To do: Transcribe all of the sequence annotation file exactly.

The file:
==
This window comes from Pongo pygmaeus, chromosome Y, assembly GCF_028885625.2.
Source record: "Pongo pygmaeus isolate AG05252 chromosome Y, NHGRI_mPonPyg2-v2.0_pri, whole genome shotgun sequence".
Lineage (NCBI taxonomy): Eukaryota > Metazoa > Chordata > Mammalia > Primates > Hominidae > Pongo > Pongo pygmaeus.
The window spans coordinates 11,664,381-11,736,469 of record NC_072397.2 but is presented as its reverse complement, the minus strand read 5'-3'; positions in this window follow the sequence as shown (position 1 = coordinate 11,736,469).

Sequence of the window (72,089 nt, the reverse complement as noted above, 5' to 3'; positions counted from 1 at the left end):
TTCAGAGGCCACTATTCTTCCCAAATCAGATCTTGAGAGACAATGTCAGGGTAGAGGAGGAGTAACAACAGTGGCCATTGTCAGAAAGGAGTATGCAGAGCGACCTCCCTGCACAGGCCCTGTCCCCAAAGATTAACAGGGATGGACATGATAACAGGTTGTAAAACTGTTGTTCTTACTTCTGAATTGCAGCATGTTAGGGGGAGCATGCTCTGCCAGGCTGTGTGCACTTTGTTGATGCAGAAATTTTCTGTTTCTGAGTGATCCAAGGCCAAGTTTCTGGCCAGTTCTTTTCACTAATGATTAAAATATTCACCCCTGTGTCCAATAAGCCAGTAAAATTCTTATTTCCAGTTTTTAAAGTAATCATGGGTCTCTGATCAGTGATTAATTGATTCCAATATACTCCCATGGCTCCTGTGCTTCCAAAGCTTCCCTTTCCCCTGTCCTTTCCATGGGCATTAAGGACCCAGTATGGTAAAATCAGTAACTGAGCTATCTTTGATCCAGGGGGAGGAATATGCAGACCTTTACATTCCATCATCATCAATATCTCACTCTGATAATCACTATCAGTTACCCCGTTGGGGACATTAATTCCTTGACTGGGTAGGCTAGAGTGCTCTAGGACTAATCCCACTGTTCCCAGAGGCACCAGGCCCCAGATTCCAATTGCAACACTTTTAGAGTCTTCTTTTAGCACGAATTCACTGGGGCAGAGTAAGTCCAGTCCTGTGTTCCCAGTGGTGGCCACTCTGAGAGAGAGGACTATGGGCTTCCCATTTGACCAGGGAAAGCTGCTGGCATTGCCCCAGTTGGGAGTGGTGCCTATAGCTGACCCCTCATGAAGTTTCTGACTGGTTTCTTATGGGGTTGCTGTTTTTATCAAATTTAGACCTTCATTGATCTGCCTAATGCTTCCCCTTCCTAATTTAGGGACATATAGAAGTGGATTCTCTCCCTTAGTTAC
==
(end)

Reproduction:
This window comes from Pongo pygmaeus, chromosome Y, assembly GCF_028885625.2.
Source record: "Pongo pygmaeus isolate AG05252 chromosome Y, NHGRI_mPonPyg2-v2.0_pri, whole genome shotgun sequence".
Lineage (NCBI taxonomy): Eukaryota > Metazoa > Chordata > Mammalia > Primates > Hominidae > Pongo > Pongo pygmaeus.
The window spans coordinates 11,664,381-11,736,469 of record NC_072397.2 but is presented as its reverse complement, the minus strand read 5'-3'; positions in this window follow the sequence as shown (position 1 = coordinate 11,736,469).

Sequence of the window (72,089 nt, the reverse complement as noted above, 5' to 3'; positions counted from 1 at the left end):
TTCAGAGGCCACTATTCTTCCCAAATCAGATCTTGAGAGACAATGTCAGGGTAGAGGAGGAGTAACAACAGTGGCCATTGTCAGAAAGGAGTATGCAGAGCGACCTCCCTGCACAGGCCCTGTCCCCAAAGATTAACAGGGATGGACATGATAACAGGTTGTAAAACTGTTGTTCTTACTTCTGAATTGCAGCATGTTAGGGGGAGCATGCTCTGCCAGGCTGTGTGCACTTTGTTGATGCAGAAATTTTCTGTTTCTGAGTGATCCAAGGCCAAGTTTCTGGCCAGTTCTTTTCACTAATGATTAAAATATTCACCCCTGTGTCCAATAAGCCAGTAAAATTCTTATTTCCAGTTTTTAAAGTAATCATGGGTCTCTGATCAGTGATTAATTGATTCCAATATACTCCCATGGCTCCTGTGCTTCCAAAGCTTCCCTTTCCCCTGTCCTTTCCATGGGCATTAAGGACCCAGTATGGTAAAATCAGTAACTGAGCTATCTTTGATCCAGGGGGAGGAATATGCAGACCTTTACATTCCATCATCATCAATATCTCACTCTGATAATCACTATCAGTTACCCCGTTGGGGACATTAATTCCTTGACTGGGTAGGCTAGAGTGCTCTAGGACTAATCCCACTGTTCCCAGAGGCACCAGGCCCCAGATTCCAATTGCAACACTTTTAGAGTCTTCTTTTAGCACGAATTCACTGGGGCAGAGTAAGTCCAGTCCTGTGTTCCCAGTGGTGGCCACTCTGAGAGAGAGGACTATGGGCTTCCCATTTGACCAGGGAAAGCTGCTGGCATTGCCCCAGTTGGGAGTGGTGCCTATAGCTGACCCCTCATGAAGTTTCTGACTGGTTTCTTATGGGGTTGCTGTTTTTATCAAATTTAGACCTTCATTGATCTGCCTAATGCTTCCCCTTCCTAATTTAGGGACATATAGAAGTGGATTCTCTCCCTTAGTTAC